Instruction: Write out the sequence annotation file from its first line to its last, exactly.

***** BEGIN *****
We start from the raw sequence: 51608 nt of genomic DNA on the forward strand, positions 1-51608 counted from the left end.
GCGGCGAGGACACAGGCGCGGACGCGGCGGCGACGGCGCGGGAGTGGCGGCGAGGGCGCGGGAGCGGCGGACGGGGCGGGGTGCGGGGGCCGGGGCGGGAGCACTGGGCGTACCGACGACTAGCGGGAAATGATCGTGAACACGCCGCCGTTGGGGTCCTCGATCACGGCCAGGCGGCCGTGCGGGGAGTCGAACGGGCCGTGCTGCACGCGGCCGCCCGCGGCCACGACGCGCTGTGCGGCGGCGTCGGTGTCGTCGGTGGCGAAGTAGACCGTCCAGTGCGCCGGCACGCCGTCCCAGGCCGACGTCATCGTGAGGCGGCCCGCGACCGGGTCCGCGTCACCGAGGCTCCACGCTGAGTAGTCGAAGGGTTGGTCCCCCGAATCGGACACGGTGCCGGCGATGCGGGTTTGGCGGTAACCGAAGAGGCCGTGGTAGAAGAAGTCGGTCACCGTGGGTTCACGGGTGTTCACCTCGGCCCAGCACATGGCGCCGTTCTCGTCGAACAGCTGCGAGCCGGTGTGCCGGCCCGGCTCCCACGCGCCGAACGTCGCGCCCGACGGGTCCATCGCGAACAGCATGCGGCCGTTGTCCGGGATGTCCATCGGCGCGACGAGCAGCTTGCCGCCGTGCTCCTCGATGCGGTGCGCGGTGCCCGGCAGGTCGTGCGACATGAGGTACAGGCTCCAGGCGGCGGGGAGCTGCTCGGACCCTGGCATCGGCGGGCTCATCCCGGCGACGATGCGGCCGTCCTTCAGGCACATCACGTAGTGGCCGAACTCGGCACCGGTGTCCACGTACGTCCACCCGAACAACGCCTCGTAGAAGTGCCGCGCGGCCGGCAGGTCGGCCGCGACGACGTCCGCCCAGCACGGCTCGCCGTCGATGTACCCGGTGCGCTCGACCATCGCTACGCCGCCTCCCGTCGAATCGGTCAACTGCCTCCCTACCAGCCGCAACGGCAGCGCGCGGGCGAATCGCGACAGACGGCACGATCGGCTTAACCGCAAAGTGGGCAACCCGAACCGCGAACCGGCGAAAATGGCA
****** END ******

We start from the raw sequence: 51608 nt of genomic DNA on the forward strand, positions 1-51608 counted from the left end.
GCGGCGAGGACACAGGCGCGGACGCGGCGGCGACGGCGCGGGAGTGGCGGCGAGGGCGCGGGAGCGGCGGACGGGGCGGGGTGCGGGGGCCGGGGCGGGAGCACTGGGCGTACCGACGACTAGCGGGAAATGATCGTGAACACGCCGCCGTTGGGGTCCTCGATCACGGCCAGGCGGCCGTGCGGGGAGTCGAACGGGCCGTGCTGCACGCGGCCGCCCGCGGCCACGACGCGCTGTGCGGCGGCGTCGGTGTCGTCGGTGGCGAAGTAGACCGTCCAGTGCGCCGGCACGCCGTCCCAGGCCGACGTCATCGTGAGGCGGCCCGCGACCGGGTCCGCGTCACCGAGGCTCCACGCTGAGTAGTCGAAGGGTTGGTCCCCCGAATCGGACACGGTGCCGGCGATGCGGGTTTGGCGGTAACCGAAGAGGCCGTGGTAGAAGAAGTCGGTCACCGTGGGTTCACGGGTGTTCACCTCGGCCCAGCACATGGCGCCGTTCTCGTCGAACAGCTGCGAGCCGGTGTGCCGGCCCGGCTCCCACGCGCCGAACGTCGCGCCCGACGGGTCCATCGCGAACAGCATGCGGCCGTTGTCCGGGATGTCCATCGGCGCGACGAGCAGCTTGCCGCCGTGCTCCTCGATGCGGTGCGCGGTGCCCGGCAGGTCGTGCGACATGAGGTACAGGCTCCAGGCGGCGGGGAGCTGCTCGGACCCTGGCATCGGCGGGCTCATCCCGGCGACGATGCGGCCGTCCTTCAGGCACATCACGTAGTGGCCGAACTCGGCACCGGTGTCCACGTACGTCCACCCGAACAACGCCTCGTAGAAGTGCCGCGCGGCCGGCAGGTCGGCCGCGACGACGTCCGCCCAGCACGGCTCGCCGTCGATGTACCCGGTGCGCTCGACCATCGCTACGCCGCCTCCCGTCGAATCGGTCAACTGCCTCCCTACCAGCCGCAACGGCAGCGCGCGGGCGAATCGCGACAGACGGCACGATCGGCTTAACCGCAAAGTGGGCAACCCGAACCGCGAACCGGCGAAAATGGCA